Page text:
President Jill Tiefenthaler emailed a letter today regarding the status of Deferred Action for Childhood Arrivals (DACA). She reaffirmed "CC's commitment to enrolling and education exceptionally talented students from all backgrounds, including undocumented students and those with legal status under the DACA executive order".
Briefly stated, Deferred Action for Childhood Arrivals (DACA) was enacted in 2012 to allow certain illegal immigrants who entered the country as minors to receiver a renewable two-year period of deferred action from deportation and eligibility for a work permit.
This issue has been under debate. In December 2014, 26 states filled a suit in the District Court for the Southern District of Texas requesting that the court enjoin implementation of both the DACA expansion and Deferred Action for Parents of American (DAPA) program. The following February (2015), that district judge issued a preliminary injunction blocking the expansion from going into effect while Texas v. United States was being heard. That case dealt with the constitutionality of DAPA. (See State of Texas et all v. United States of America, et al. (PDF). South District of Texas Notable Cases Information Document 226. 7 April 2015) After progressing through the court system, an equally divided (4-4) Supreme Court left the injunction in place, without setting any precedent. (See Slip Opinion form the United a Supreme Court (PDF) June 23, 2016 and listen in at United States v. Texas. Oyez Chicago-Kent College of Law at Illinois Tech. n.d. Nov. 19, 2016.)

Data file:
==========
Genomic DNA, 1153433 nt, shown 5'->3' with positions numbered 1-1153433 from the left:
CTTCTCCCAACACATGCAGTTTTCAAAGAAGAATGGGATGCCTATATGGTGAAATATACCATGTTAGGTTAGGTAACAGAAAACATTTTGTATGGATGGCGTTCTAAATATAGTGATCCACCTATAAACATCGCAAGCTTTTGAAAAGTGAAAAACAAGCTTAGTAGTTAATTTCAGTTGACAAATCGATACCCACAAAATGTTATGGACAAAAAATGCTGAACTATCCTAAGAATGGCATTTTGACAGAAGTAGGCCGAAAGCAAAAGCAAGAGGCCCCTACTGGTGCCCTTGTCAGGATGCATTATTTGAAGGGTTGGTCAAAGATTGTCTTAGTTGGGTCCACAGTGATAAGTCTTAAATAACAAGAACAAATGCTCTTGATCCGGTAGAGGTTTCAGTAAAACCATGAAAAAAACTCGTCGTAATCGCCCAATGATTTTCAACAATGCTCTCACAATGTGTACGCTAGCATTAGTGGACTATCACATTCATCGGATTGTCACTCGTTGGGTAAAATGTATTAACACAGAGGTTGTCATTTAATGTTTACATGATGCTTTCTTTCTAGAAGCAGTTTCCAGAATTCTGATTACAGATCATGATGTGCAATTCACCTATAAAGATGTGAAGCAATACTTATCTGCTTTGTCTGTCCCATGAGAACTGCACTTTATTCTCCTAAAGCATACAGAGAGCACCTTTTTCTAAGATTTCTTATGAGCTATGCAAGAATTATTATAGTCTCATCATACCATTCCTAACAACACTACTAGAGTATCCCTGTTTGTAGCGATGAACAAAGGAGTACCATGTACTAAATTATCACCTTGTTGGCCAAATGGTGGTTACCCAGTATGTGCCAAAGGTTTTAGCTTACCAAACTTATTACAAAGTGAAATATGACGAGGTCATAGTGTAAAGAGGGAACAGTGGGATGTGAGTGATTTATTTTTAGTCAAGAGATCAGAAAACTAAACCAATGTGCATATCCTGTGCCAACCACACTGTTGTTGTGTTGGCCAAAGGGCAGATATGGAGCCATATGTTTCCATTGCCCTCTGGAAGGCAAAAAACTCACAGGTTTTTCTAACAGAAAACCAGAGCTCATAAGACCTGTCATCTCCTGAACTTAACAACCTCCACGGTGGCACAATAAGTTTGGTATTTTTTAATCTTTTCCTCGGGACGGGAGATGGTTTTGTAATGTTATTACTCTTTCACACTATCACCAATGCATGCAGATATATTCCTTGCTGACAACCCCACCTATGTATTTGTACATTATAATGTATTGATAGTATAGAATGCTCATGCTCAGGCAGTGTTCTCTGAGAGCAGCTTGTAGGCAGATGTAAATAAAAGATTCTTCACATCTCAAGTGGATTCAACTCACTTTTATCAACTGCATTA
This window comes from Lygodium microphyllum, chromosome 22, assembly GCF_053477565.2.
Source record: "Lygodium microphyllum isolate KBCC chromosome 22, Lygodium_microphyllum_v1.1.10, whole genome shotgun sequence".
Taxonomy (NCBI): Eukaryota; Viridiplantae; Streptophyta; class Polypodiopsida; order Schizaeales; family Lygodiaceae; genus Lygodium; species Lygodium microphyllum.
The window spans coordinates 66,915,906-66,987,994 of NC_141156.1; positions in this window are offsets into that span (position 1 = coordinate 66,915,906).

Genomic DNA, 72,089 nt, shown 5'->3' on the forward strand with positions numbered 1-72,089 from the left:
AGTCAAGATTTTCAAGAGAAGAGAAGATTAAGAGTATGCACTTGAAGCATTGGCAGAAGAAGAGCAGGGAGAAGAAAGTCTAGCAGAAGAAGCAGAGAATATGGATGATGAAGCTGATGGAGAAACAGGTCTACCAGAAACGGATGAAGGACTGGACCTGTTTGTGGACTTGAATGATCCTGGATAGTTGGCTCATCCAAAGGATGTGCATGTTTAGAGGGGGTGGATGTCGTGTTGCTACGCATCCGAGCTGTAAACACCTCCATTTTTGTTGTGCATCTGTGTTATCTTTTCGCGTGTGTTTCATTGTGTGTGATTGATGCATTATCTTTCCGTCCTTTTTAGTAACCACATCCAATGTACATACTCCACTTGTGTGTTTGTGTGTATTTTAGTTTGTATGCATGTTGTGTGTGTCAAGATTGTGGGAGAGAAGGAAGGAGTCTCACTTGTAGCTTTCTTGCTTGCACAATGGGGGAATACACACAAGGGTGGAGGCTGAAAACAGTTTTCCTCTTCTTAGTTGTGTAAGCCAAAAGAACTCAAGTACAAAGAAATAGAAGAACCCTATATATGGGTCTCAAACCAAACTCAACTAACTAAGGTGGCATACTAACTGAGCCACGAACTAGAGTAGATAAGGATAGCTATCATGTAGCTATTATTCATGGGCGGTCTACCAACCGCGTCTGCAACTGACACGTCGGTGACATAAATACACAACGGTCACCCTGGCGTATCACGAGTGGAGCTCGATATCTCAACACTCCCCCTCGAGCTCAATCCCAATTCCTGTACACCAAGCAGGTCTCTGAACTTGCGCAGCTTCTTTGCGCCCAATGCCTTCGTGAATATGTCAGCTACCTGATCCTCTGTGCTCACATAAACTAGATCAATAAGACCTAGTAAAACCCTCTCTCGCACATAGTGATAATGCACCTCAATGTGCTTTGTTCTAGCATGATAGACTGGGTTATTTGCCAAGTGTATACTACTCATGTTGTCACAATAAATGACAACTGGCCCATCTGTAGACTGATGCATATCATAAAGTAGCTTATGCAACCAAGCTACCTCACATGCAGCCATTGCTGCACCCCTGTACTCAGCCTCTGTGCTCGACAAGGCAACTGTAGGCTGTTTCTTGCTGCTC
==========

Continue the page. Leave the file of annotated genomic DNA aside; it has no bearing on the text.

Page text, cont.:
In June of this year, the United States Department of Homeland Security announced that it would rescind the earlier executive order expanding the DACA program, and the DACA program would continue to be reviewed.
See Homeland Security's page, Consideration of Deferred Action for Childhood Arrivals (DACA), for official information about the process.